Getting Stuff Done: Why We Fail


Let’s face it. Getting and remaining in that state of calm excitement— of being on top of things–is tough. We want a trusted, enduring way to do get stuff done. We dedicate time and energy to that tool and this method with hope that we can finally be organized. Too often, these systems and our willpower break down. We end up far from calm and not very excited about it.

The reason we often fail here is that the systems of tools and methods are too complex. The inventors of the various systems spent years building, testing, and perfecting them. Their systems are whole. They cover all the possibilities.

So sure are they that their systems will work for us, the inventors teach them to us in their final, complete form. So hungry are we for solutions that will finally keep us organized that we demand to adopt whole, proven systems.

It’s not that the systems aren’t good. They are. But they are so complex and all-encompassing that we find them hard to learn and even harder to put into practice. We are so hopeful of finally being on top of things that we fail to notice how we probably do not need every part of a system.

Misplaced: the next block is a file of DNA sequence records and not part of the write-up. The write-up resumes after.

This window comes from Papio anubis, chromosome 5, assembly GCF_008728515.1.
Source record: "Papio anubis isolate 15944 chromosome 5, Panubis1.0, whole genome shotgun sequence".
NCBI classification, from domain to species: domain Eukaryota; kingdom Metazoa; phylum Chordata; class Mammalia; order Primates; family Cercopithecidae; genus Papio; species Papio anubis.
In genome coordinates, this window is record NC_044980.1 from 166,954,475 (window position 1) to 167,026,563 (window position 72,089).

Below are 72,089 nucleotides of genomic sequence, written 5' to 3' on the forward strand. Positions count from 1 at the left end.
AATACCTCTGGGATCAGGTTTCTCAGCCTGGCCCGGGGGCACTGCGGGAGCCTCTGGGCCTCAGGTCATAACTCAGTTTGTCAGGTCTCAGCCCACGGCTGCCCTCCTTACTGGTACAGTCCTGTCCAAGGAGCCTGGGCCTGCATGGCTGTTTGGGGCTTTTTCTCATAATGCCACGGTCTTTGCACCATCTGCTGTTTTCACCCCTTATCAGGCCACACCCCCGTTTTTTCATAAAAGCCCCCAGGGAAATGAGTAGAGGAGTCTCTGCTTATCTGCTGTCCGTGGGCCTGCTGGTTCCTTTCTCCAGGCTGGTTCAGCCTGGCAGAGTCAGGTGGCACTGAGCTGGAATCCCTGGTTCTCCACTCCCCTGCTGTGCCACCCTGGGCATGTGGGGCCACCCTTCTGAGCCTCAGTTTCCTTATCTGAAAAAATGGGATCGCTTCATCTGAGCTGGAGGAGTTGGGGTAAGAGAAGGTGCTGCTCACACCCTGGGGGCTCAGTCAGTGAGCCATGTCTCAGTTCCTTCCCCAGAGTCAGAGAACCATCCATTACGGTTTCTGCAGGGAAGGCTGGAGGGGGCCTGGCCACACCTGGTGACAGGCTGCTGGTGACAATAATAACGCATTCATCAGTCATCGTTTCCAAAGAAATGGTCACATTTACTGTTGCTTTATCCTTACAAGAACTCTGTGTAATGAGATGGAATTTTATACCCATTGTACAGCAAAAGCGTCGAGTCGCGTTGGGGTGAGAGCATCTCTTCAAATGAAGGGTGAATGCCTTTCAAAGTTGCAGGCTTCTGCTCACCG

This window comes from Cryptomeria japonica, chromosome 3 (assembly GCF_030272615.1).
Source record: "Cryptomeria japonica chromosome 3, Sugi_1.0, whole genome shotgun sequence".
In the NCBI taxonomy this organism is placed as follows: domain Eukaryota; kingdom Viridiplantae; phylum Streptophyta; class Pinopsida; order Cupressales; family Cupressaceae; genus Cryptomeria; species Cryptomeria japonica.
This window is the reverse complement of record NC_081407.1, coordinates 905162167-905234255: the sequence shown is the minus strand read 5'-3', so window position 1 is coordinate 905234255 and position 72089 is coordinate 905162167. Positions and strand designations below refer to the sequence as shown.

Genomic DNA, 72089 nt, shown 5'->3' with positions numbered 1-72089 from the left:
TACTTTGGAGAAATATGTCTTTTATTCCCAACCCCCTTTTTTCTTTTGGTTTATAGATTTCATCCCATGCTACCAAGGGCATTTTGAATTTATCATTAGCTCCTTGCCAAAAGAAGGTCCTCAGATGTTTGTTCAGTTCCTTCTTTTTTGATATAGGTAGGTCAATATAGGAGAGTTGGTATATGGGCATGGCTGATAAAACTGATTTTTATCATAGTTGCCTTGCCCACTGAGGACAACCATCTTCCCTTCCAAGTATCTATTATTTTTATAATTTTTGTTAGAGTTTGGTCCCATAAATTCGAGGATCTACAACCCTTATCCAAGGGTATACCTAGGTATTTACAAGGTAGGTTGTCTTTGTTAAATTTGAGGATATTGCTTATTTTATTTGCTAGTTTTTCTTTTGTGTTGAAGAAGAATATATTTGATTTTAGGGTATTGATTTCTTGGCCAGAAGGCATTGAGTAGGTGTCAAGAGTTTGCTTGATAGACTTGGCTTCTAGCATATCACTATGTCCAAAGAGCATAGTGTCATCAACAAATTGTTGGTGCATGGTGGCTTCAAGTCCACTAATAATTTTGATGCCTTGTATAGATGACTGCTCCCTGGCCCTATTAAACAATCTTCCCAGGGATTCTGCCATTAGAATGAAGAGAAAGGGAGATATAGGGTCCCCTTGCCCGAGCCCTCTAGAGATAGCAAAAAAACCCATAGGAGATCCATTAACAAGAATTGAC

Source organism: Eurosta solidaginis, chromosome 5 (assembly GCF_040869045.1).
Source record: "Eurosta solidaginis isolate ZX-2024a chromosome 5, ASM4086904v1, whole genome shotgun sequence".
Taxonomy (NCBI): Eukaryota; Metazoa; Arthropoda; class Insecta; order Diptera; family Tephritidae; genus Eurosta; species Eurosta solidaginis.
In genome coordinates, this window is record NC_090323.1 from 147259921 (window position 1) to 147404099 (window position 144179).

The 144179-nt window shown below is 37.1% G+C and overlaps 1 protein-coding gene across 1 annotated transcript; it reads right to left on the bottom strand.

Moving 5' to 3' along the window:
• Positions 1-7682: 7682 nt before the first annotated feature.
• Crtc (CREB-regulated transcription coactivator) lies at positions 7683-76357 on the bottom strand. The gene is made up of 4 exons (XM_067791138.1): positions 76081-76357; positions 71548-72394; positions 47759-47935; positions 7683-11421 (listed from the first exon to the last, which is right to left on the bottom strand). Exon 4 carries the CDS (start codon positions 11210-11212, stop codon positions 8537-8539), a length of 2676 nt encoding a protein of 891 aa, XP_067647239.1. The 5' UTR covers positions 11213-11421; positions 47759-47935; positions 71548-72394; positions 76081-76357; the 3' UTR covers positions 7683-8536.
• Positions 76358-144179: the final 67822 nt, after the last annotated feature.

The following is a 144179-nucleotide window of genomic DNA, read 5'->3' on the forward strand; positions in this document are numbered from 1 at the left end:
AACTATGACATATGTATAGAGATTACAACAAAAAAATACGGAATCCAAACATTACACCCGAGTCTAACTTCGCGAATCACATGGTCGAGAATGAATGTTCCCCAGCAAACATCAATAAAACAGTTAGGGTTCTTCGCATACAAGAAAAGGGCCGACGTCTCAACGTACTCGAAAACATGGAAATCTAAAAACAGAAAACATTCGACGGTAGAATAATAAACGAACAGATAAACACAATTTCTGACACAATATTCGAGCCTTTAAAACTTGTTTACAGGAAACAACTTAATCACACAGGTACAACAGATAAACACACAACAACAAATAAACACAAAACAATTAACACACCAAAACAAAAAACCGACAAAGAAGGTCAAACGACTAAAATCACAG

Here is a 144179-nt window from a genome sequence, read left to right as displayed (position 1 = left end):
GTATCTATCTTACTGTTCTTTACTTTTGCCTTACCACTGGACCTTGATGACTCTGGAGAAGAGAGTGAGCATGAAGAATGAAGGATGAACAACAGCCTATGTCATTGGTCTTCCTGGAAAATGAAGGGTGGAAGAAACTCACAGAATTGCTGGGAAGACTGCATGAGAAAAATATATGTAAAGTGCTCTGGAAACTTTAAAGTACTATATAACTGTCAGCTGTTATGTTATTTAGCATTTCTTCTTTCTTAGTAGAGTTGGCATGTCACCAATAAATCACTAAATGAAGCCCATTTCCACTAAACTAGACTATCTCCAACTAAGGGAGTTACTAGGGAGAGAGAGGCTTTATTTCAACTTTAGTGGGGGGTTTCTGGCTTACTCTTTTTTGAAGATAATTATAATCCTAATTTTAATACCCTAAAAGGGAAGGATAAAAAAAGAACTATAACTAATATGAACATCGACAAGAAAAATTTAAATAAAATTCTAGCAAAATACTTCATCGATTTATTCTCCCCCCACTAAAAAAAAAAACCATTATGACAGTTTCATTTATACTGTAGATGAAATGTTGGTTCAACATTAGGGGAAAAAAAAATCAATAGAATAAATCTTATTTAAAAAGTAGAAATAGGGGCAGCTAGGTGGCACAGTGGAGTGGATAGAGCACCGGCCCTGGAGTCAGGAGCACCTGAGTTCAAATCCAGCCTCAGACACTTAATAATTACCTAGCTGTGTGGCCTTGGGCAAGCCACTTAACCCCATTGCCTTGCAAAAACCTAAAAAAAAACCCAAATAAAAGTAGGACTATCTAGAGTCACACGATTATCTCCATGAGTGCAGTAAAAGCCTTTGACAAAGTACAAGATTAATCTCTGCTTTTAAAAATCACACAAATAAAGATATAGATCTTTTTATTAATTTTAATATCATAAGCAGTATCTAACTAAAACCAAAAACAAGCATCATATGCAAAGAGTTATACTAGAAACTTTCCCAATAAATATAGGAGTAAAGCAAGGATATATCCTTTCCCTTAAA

Instead, we can start small, select and master one approach or tool at a time, and build success gradually. We can choose to never implement every part of any effectiveness system. We can mix and match parts from different systems as suits our particular needs. In time, we will have systems we trust, that we “own,” that work for us, and that become welcome, enduring habits.


In your corner,


PS: You can start now and adopt parts of my Effectiveness System in just this way. Explore it in some detail through the link back there and through these daily notes.


Today’s photo credit: Colorblot via photopin cc

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